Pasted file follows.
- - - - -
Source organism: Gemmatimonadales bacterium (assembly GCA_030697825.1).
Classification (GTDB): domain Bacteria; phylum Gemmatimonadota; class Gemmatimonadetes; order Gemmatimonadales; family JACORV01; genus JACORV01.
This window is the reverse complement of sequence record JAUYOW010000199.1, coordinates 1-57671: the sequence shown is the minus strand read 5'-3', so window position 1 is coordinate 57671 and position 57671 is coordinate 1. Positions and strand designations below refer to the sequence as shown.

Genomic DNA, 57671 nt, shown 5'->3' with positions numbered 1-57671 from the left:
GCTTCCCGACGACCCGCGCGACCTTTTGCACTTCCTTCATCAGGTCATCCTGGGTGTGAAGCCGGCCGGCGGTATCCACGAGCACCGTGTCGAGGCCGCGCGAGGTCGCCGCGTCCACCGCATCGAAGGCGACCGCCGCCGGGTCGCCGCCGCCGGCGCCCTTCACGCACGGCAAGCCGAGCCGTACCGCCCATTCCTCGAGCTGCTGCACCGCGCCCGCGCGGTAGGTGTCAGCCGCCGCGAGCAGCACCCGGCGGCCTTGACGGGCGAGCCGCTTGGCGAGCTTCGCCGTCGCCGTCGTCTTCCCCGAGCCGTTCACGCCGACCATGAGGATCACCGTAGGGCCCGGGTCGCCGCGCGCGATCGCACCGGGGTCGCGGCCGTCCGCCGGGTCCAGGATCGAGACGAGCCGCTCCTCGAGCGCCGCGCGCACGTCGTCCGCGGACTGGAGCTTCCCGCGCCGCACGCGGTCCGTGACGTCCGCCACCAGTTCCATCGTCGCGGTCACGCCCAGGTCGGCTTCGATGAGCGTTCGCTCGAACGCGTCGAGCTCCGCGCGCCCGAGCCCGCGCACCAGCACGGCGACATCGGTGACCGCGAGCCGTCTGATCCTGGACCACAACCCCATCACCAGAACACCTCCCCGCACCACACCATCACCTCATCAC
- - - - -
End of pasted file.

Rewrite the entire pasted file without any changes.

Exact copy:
Source organism: Gemmatimonadales bacterium (assembly GCA_030697825.1).
Classification (GTDB): domain Bacteria; phylum Gemmatimonadota; class Gemmatimonadetes; order Gemmatimonadales; family JACORV01; genus JACORV01.
This window is the reverse complement of sequence record JAUYOW010000199.1, coordinates 1-57671: the sequence shown is the minus strand read 5'-3', so window position 1 is coordinate 57671 and position 57671 is coordinate 1. Positions and strand designations below refer to the sequence as shown.

Genomic DNA, 57671 nt, shown 5'->3' with positions numbered 1-57671 from the left:
GCTTCCCGACGACCCGCGCGACCTTTTGCACTTCCTTCATCAGGTCATCCTGGGTGTGAAGCCGGCCGGCGGTATCCACGAGCACCGTGTCGAGGCCGCGCGAGGTCGCCGCGTCCACCGCATCGAAGGCGACCGCCGCCGGGTCGCCGCCGCCGGCGCCCTTCACGCACGGCAAGCCGAGCCGTACCGCCCATTCCTCGAGCTGCTGCACCGCGCCCGCGCGGTAGGTGTCAGCCGCCGCGAGCAGCACCCGGCGGCCTTGACGGGCGAGCCGCTTGGCGAGCTTCGCCGTCGCCGTCGTCTTCCCCGAGCCGTTCACGCCGACCATGAGGATCACCGTAGGGCCCGGGTCGCCGCGCGCGATCGCACCGGGGTCGCGGCCGTCCGCCGGGTCCAGGATCGAGACGAGCCGCTCCTCGAGCGCCGCGCGCACGTCGTCCGCGGACTGGAGCTTCCCGCGCCGCACGCGGTCCGTGACGTCCGCCACCAGTTCCATCGTCGCGGTCACGCCCAGGTCGGCTTCGATGAGCGTTCGCTCGAACGCGTCGAGCTCCGCGCGCCCGAGCCCGCGCACCAGCACGGCGACATCGGTGACCGCGAGCCGTCTGATCCTGGACCACAACCCCATCACCAGAACACCTCCCCGCACCACACCATCACCTCATCAC